First Across The Continent The Story Of The Exploring Expedition Of Lewis And Clark In 1804/5/6 By Noah Brooks


























































































































 -   We hurried to the bank,
and saw with exquisite satisfaction our friends descending the river.
They landed to greet us - Page 320
First Across The Continent The Story Of The Exploring Expedition Of Lewis And Clark In 1804/5/6 By Noah Brooks - Page 320 of 362 - First - Home

Enter page number    Previous Next

Number of Words to Display Per Page: 250 500 1000

Save Money On Flights

We Hurried To The Bank, And Saw With Exquisite Satisfaction Our Friends Descending The River. They Landed To Greet Us, And After Turning Our Horses Loose, We Embarked With Our Baggage, And Went Down To The Spot Where We Had Made A Deposite.

This, after reconnoitring the adjacent country, we opened; but, unfortunately, the cache had caved in, and most of the articles were injured.

We took whatever was still worth preserving, and immediately proceeded to the point, where we found our deposits in good order. By a singular good fortune, we were here joined by Sergeant Gass and Willard from the Falls, who had been ordered to come with the horses here to assist in procuring meat for the voyage, as it had been calculated that the canoes would reach this place much sooner than Captain Lewis's party. After a very heavy shower of rain and hail, attended with violent thunder and lightning, we started from the point, and giving a final discharge to our horses, went over to the island where we had left our red pirogue, which, however, we found much decayed, and we had no means of repairing her. We therefore took all the iron work out of her, and, proceeding down the river fifteen miles, encamped near some cottonwood trees, one of which was of the narrow-leafed species, and the first of that kind we had remarked in ascending the river.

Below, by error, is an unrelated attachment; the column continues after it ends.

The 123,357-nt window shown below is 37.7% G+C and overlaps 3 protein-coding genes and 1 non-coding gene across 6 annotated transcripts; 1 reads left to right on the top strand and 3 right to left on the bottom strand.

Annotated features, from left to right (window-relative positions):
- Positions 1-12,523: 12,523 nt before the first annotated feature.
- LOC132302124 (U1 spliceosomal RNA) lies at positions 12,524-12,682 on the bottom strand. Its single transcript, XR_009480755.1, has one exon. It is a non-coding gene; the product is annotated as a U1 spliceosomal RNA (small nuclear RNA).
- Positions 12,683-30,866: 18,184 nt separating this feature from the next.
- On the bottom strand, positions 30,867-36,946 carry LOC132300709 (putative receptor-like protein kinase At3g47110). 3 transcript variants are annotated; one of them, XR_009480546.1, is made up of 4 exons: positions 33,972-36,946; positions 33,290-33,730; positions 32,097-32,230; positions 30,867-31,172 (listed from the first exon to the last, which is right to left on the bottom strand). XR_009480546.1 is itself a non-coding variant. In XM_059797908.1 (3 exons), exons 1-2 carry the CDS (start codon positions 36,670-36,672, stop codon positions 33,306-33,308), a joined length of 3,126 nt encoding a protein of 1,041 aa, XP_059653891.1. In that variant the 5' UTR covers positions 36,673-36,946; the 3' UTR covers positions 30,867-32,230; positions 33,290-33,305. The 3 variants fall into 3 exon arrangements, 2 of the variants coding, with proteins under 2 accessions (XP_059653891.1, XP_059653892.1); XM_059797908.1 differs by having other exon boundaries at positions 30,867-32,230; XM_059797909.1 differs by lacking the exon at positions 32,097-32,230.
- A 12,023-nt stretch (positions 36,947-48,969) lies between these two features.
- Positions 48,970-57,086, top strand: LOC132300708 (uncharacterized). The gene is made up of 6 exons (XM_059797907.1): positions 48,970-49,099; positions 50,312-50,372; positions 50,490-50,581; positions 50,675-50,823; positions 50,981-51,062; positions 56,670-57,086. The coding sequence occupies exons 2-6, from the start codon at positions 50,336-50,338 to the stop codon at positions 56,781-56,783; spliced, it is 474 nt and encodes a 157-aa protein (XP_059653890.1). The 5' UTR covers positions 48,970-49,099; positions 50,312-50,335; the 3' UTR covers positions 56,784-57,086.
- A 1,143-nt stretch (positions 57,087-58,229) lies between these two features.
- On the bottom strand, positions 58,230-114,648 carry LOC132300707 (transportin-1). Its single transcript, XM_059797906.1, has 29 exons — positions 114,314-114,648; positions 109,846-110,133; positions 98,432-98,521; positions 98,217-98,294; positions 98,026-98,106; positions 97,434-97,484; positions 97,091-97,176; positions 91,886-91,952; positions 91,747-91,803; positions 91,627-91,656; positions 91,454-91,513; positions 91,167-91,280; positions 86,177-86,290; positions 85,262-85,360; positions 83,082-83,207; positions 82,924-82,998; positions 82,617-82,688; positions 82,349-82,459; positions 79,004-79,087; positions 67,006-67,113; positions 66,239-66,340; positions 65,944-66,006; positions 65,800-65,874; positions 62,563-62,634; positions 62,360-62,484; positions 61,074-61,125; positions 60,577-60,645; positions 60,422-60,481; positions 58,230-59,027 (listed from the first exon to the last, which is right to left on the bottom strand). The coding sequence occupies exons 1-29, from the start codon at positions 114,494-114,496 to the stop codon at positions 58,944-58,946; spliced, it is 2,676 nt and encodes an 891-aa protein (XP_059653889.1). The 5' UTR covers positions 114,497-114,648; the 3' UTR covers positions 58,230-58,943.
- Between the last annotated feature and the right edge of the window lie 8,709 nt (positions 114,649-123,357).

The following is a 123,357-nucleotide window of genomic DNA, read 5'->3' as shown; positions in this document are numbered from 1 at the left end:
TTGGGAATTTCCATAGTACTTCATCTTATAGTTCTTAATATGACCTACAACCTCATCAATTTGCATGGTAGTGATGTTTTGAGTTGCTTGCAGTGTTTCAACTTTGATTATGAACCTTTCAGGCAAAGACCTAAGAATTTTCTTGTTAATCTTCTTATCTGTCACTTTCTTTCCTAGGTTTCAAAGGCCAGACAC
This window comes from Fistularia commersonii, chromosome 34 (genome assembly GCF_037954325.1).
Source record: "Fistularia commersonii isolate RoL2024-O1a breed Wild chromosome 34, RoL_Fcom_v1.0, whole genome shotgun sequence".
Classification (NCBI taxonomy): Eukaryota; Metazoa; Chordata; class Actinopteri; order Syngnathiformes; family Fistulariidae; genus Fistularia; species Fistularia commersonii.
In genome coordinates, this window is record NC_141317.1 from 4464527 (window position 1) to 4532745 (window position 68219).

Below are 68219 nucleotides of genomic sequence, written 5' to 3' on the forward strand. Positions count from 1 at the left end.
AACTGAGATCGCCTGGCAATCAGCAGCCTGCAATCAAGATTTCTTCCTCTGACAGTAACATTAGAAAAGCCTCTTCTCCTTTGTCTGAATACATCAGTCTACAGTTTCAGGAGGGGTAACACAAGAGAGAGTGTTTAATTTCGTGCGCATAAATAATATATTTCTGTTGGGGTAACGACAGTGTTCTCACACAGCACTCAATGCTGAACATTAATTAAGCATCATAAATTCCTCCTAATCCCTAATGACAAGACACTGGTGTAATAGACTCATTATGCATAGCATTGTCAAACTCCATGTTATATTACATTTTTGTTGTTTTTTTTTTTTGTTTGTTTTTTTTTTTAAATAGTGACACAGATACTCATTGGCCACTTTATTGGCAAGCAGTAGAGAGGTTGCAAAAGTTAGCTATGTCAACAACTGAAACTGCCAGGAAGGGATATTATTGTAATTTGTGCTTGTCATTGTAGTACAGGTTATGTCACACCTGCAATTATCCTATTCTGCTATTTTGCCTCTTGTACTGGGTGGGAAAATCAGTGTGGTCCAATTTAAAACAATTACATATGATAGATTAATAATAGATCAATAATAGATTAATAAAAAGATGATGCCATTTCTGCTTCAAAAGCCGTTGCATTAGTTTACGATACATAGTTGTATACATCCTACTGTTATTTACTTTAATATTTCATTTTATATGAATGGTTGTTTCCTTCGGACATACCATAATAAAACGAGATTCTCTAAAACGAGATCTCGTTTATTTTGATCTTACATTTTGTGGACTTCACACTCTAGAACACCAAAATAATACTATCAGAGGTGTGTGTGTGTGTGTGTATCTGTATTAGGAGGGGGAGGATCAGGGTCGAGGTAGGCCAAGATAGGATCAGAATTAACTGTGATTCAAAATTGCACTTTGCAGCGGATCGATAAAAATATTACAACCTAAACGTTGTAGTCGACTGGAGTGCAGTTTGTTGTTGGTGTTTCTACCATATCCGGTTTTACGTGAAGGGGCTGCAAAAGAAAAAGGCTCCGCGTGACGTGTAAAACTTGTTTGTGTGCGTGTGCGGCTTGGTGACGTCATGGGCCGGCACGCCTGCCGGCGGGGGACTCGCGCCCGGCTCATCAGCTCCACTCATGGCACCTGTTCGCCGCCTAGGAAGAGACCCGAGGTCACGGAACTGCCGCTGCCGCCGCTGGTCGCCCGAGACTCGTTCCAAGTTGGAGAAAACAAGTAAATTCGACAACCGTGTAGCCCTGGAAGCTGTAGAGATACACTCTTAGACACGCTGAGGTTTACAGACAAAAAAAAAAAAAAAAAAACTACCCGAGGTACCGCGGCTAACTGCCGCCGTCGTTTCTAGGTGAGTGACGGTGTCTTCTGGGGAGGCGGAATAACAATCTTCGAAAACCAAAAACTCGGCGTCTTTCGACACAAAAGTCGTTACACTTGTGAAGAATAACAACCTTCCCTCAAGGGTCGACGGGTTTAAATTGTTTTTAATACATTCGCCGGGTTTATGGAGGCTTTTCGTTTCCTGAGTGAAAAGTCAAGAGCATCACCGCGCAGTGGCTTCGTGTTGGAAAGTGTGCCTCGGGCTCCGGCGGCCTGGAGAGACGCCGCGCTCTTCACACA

"Sergeant Ordway's party, which had left the mouth of Madison River on the thirteenth, had descended in safety to White Bear Island, where he arrived on the nineteenth, and, after collecting the baggage, had left the falls on the twenty-seventh in the white pirogue and five canoes, while Sergeant Gass and Willard set out at the same time by land with the horses, and thus fortunately met together."

Sergeant Ordway's party, it will be recollected, had left Captain Clark at the three forks of the Missouri, to which they had come down the Jefferson, and thence had passed down the Missouri to White Bear Islands, and, making the portage, had joined the rest of the party just in time to reinforce them. Game was now abundant the buffalo being in enormous herds; and the bighorn were also numerous; the flesh of these animals was in fine condition, resembling the best of mutton in flavor. The reunited party now descended the river, the intention being to reach the mouth of the Yellowstone as soon as possible, and there wait for Captain Clark, who, it will be recalled, was to explore that stream and meet them at the point of its junction with the Missouri.

Enter page number   Previous Next
Page 320 of 362
Words from 97727 to 98167 of 110166


Previous 320 321 322 323 324 325 326 327 328 329 Next

More links: First 10 20 30 40 50 60 70 80 90 100
 110 120 130 140 150 160 170 180 190 200
 210 220 230 240 250 260 270 280 290 300
 310 320 330 340 350 360 Last

Display Words Per Page: 250 500 1000

 
Africa (29)
Asia (27)
Europe (59)
North America (58)
Oceania (24)
South America (8)
 

List of Travel Books RSS Feeds

Africa Travel Books RSS Feed

Asia Travel Books RSS Feed

Europe Travel Books RSS Feed

North America Travel Books RSS Feed

Oceania Travel Books RSS Feed

South America Travel Books RSS Feed

Copyright © 2005 - 2012 Travel Guides